Today, guest blogger Theresa Fitzgerald from the National Archives at St. Louis has written a special NARA Coast-to-Coast post sharing some recent discoveries in World War I era military records.
On July 12, 1973 a fire engulfed the sixth floor of the Military Personnel Records Center. This event destroyed 80% of all Army personnel records with discharge dates between November 1, 1912 and January 1, 1960; additionally, it destroyed 75% of all Air Force personnel records with discharge dates between September 25, 1947 and January 1, 1964, with names alphabetically after Hubbard, James E.
This fire greatly affected the ability of the National Personnel Records Center (NPRC) to answer requests for information. In an attempt to reconstruct the destroyed records, the military branches of service, in conjunction with the Department of Veterans Affairs, provided the Military Personnel Records Center with all auxiliary documents in their possession.
Unfortunately, auxiliary documents contain limited information. They do not completely replace the data in records that were lost, but they do provide evidence of service that might not otherwise be proved. The most common types of auxiliary documents are pay cards and vouchers. These pay documents usually reflect the name of the veteran, rank, amount of pay, and discharge date. In general, this is only useful for establishing the service of the veteran involved and provides little of interest to historical or genealogical researchers. However, in processing a collection of World War I Warrant Officer Pay Cards (ARC ID 3518560), I discovered some clues that led me to two stories of veterans’ fame in history.
My first discovery was a pay card that identified a German Officer, Lieutenant Hans Berg. Upon further research I discovered that he was a WWI prisoner of war in Atlanta’s Fort McPherson. This was an enclosure for enemy servicemen, most of them German sailors interned as soon as the United States entered World War I. Berg was known for his successful use of the German Faustball Tunnel, a tunnel made famous by Steve McQueen’s movie The Great Escape.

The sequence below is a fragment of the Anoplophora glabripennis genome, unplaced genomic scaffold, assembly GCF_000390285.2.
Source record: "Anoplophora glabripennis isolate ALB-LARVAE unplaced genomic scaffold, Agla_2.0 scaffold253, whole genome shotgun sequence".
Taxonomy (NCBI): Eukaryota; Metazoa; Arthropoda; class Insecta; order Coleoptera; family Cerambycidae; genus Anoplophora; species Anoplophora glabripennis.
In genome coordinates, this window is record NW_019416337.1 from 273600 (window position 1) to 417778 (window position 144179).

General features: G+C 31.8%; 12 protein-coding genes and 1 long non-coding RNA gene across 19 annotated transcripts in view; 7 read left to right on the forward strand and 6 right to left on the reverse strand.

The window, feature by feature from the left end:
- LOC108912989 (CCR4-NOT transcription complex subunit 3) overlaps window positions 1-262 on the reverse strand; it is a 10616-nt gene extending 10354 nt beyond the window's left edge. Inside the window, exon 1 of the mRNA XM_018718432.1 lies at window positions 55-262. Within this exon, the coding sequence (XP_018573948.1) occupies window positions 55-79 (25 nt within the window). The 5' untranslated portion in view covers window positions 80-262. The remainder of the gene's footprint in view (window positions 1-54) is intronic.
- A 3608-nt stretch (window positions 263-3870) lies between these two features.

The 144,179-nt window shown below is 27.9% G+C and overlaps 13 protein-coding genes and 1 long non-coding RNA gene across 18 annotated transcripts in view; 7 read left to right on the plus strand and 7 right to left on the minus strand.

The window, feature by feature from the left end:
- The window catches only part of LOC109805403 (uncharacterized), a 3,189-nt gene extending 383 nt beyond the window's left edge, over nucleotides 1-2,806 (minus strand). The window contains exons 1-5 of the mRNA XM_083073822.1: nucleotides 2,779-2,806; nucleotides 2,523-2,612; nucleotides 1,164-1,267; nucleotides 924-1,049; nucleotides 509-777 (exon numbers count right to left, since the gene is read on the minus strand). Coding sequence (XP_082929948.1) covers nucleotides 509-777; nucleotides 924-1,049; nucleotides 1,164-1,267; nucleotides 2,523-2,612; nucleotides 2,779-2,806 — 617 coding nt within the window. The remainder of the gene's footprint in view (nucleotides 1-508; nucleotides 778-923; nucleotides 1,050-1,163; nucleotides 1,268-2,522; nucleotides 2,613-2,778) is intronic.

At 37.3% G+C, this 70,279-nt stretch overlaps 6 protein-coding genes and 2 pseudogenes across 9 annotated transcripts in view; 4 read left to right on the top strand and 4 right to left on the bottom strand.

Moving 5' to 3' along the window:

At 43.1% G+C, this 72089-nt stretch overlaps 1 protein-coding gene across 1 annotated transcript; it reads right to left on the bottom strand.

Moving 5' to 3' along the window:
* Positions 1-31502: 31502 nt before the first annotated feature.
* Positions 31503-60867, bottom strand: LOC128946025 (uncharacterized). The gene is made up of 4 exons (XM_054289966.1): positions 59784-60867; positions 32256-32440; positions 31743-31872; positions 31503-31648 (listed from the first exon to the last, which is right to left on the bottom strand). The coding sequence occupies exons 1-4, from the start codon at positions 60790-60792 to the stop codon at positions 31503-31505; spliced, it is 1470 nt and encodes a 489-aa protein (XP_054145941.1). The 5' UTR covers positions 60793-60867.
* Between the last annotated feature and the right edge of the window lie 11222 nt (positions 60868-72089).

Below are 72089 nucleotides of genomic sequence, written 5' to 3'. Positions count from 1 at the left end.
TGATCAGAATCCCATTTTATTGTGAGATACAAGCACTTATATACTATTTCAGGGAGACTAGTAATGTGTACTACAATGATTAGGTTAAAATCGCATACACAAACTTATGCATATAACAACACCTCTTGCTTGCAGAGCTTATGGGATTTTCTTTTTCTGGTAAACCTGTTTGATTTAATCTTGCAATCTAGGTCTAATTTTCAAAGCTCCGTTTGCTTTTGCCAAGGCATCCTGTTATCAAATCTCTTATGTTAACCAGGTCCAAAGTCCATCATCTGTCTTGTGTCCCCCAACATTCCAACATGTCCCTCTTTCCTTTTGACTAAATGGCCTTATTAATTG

Initially used by escaping prisoners in Germany to burrow under prison enclosures, Berg’s particular tunnel was a 143 foot shaft dug in fourteen days. The escapees gained notoriety in the Atlanta Journal of October 26, 1917:
“Five tramps had been seen shivering around a small fire in the woods near Griffin. They were Germans! A soldier had dragged a civilian out of a soda stand near Five Points. He was a German! A man with a red nose had asked a housewife in Decatur for a slice of pie. He was a German! A stranger on a Forrest Avenue car had stared suspiciously at a soap advertisement. The police were notified.
So it went. But as rumor after rumor was run down by the secret service operatives from the Department of Justice, only to fizzle out, it became more and more certain that Lieutenant Hans Berg, reputed to be the hero of a hundred Gretchens’ hearts, Arnold Henkel, the modern Monte Cristo, and their companions had either put many a mile between them and the city or were tucked away in some secret place which the police had not yet been able to locate.”
In addition to Berg, I used a description from the Officer Pay Card of Smiley Blanton that stated he was the Captain at the Neurological Institute. I followed the “Neurological Institute” clue and discovered that Smiley Blanton was among the earliest in America to work in the field of speech pathology. He combined his medical and psychoanalytic training from the military to create counseling and family therapies for children and adults who stutter and who have voice and articulation problems. He was also the director of the first university speech clinic at the University of Wisconsin, called the “Speech and Mental Hygiene Clinic.”
Pay cards and vouchers, while they contain limited information, can be great resources for many different kinds of research. Veterans utilize these documents to prove their service in the military. Historians and genealogists may use this information to discover the prior military records of famed historical characters or relatives. For a variety of researchers, these pay documents can provide valuable information about the history of military service members.
For more information on these records:
If you are interested in learning more about the World War I Warrant Officer Pay Vouchers specifically, and how to request or view the files, please visit http://www.archives.gov/st-louis/military-personnel/standard-form-180.html. Print, fill in, and mail the Standard Form 180 to the National Personnel Records Center 9700 Page Ave, St. Louis, MO, 63132, or make an appointment in our research room by calling 314-801-0951.
A successful request will contain the individual’s complete name, Archival Research Catalog (ARC) ID number, and military service number. To confirm that we have referenced the correct file, it is also helpful to provide the individual’s date and place of birth and, if possible, the date of release from military service.
If you are interested in pay vouchers other than World War I Warrant Officers, follow the above instructions, but do not include a specific Archival Research Catalog ID number.